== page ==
Jean Muller’s wonderful Mozart performances grace the Elbphilharmonie

GermanyGermany Mozart: Jean Muller (piano). Kleiner Saal, Elbphilharmonie, Hamburg, 1.2.2020 (CC)

Jean Muller

Mozart – Piano Sonata in C major, K330; Fantasie in C minor, K475; Piano Sonata in D major, K311; Piano Sonata in A major, K331; Piano Sonata in B flat major, K333

The German record company Hänssler seems to enjoy working on complete cycles at the moment. The Luxembourg-born pianist Jean Muller is in the process of recording a traversal of the Mozart Sonatas, while elsewhere on the label Martino Tirimo has just released complete Beethoven Solo Piano Works (an exhaustive edition that spans some 16 CDs).

The recordings released so far in Muller’s cycle (just the first two volumes) have boded extremely well, revealing a pianist of huge musicality and equally huge talent. Interestingly, it appears Muller is even finer in a live situation (and the good news is that there were microphones at this concert). The full standing ovation he received was absolutely deserved. Reviews of Muller’s two discs so far can be found on MusicWeb International here (Volume One) and here  (Volume Two).

The performance took place in the small hall of the Elbphilharmonie. The edifice of the Elbphilharmonie itself is magnificent, with a wave-like roof and a glass façade: see here for an interactive view. The ‘Kleiner Saal’ is shown on the left, seating up to 550 people (roughly midway in capacity between the South Bank’s Queen Elizabeth Hall and Purcell Room). One enters the building via an incredible 82-metre ‘tube’ (a bit like the very long travellators at Waterloo on the Jubilee line, but slanting upwards and much, much cooler). The building also houses a full hotel, The Westin, whose achingly stylish lobby is situated on the eighth floor.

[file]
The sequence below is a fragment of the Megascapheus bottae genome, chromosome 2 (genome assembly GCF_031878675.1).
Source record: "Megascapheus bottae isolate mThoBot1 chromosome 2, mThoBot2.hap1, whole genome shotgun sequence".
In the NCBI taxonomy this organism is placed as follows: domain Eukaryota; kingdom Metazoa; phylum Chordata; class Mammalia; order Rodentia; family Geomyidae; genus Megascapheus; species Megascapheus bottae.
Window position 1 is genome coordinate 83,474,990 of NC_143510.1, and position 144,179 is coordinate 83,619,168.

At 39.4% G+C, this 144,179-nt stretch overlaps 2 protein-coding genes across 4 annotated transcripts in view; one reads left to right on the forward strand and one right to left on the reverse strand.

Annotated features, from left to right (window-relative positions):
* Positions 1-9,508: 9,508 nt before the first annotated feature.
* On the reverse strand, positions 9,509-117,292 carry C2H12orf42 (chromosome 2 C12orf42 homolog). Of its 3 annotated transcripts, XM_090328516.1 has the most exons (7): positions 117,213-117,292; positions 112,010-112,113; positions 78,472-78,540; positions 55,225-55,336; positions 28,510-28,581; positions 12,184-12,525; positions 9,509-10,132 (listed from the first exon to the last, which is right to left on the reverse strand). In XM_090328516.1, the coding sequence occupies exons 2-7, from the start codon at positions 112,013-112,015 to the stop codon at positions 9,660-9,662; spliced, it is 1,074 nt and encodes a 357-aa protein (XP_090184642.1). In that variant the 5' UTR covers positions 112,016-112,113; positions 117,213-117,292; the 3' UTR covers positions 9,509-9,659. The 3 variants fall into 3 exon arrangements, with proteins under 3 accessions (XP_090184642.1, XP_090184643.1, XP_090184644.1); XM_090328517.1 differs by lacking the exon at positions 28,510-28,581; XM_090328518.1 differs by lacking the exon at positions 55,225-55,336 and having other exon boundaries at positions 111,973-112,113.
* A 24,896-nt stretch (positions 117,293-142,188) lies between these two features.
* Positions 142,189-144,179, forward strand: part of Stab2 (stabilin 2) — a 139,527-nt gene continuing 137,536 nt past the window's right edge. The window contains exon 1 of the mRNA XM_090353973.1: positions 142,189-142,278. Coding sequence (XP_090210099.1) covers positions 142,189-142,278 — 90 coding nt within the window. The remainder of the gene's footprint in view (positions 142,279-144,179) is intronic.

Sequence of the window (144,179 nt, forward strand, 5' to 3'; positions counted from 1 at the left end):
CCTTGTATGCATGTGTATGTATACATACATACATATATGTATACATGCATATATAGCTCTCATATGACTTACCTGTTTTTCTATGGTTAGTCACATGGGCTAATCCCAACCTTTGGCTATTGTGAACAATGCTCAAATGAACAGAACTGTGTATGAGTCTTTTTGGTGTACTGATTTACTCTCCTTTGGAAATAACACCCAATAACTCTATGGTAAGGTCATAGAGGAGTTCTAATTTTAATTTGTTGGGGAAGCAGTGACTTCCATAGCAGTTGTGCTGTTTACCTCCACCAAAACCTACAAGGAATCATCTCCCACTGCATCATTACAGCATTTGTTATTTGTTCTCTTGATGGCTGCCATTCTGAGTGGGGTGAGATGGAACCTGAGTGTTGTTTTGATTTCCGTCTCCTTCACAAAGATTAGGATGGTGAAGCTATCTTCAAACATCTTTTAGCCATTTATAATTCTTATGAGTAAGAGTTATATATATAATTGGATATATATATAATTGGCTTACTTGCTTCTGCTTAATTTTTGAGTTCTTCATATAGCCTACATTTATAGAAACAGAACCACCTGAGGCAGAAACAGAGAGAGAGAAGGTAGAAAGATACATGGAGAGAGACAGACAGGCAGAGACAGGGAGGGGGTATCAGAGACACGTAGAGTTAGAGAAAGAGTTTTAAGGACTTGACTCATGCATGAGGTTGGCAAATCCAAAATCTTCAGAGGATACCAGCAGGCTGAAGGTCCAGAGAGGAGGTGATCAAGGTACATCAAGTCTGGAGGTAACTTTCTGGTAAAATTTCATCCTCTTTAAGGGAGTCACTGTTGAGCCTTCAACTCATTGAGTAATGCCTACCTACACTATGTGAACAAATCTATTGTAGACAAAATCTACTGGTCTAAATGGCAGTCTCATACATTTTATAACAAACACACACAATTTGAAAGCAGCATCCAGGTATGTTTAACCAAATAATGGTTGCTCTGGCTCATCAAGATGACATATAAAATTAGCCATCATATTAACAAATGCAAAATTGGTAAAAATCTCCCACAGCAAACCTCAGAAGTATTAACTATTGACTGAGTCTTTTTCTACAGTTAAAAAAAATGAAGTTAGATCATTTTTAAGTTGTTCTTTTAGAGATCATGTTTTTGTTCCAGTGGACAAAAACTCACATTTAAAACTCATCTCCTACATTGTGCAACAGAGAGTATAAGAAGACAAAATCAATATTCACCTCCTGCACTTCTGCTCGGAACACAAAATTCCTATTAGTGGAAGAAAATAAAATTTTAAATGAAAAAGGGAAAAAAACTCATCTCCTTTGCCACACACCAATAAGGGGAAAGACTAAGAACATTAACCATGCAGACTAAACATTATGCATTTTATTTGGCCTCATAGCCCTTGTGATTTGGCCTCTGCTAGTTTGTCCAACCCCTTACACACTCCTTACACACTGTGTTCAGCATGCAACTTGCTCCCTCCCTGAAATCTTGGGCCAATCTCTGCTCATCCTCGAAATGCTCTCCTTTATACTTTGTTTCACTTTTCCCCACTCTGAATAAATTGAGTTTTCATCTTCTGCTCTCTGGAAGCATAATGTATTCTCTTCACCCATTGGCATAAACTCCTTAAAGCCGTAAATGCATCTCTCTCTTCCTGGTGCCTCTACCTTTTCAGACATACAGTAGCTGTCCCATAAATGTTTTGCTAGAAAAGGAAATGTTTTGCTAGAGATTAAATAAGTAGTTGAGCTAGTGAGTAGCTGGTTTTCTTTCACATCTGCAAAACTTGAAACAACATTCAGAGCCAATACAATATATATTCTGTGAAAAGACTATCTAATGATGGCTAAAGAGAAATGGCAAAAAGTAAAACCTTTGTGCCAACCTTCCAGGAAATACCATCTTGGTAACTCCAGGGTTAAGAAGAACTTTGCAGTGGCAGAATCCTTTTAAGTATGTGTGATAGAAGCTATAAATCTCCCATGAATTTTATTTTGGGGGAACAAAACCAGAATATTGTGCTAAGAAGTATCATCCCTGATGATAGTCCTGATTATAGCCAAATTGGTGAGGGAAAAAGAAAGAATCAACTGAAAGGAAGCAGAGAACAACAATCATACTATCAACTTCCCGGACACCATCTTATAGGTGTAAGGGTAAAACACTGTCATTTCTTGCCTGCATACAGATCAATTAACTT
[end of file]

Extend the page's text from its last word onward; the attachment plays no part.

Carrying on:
Jean Muller clearly wishes to express the full Mozart experience, including that composer’s humour in all its manifested forms. Perhaps that is part of a wider aspect of Muller’s playing; in his grasp of the importance of gesture, it was as if, in K330, Mozart was writing in the lineage of Affektenlehre. Mulller’s cantilena in the Andante cantabile reminded us that more often than not these central panels are like opera arias, while the contrasts in the finale spoke of sheer joy in the act of living life.

The C minor Fantasie has a performance history of being conjoined with the C minor Sonata; it makes for even greater effect as a stand-alone piece. The theme is related to the so-called ‘Royal Theme’ of Bach’s Musikalischer Opfer, a piece introduced to Mozart via Baron Gottfried van Swieten. Muller’s performance was commanding, and ever gripping. In contrast, the D major Sonata exuded bright light, the virtuoso aspect terrific, a perfectly planned close of the first half of the concert. The near-symphonic first movement contrasted with the beautiful love duet of the central Andante con espressione, while the Rondeau finale was as fresh as could be, that splendid clarity paying huge dividends.

The famous saying by Artur Schnabel that Mozart is too easy for children but too difficult for artists was brought viscerally to mind in Muller’s performance of the famous A major sonata, K331, with its gently ululating Andante grazioso first movement. Muller projected a perfect sense of calm and simplicity; but how fine also was his technique, the cross-handed effects perfectly judged (in both first and second movements), the minor variation absolutely heart-breaking, the ‘Rondo alla turca’ fleet yet always graceful.

Finally, the great B flat Sonata, K333. Clarity was the defining factor here, the opening descending scale as natural as could be. Muller’s harmonic awareness in projecting the first movement’s structure was married to his ever-musical delivery, the development splendidly exploratory. The central Andante cantabile, too, exuded heartfelt simplicity, while the finale’s notated cadenza seemed a perfectly natural and logic culmination of the music’s process.

Performed on a fabulous Steinway whose sound seemed to carry perfectly in the finely-crafted acoustic, this was a remarkable recital. With such an enthusiastic audience encores were inevitable: Brahms’s Wiegenlied, Op.49/4 arranged by Godowsky and a Chopin Nocturne, the posthumously published No.20 in C sharp minor, its melody infinitely poignant: two very different night pieces to send us off to our beds. Perfect.

Colin Clarke

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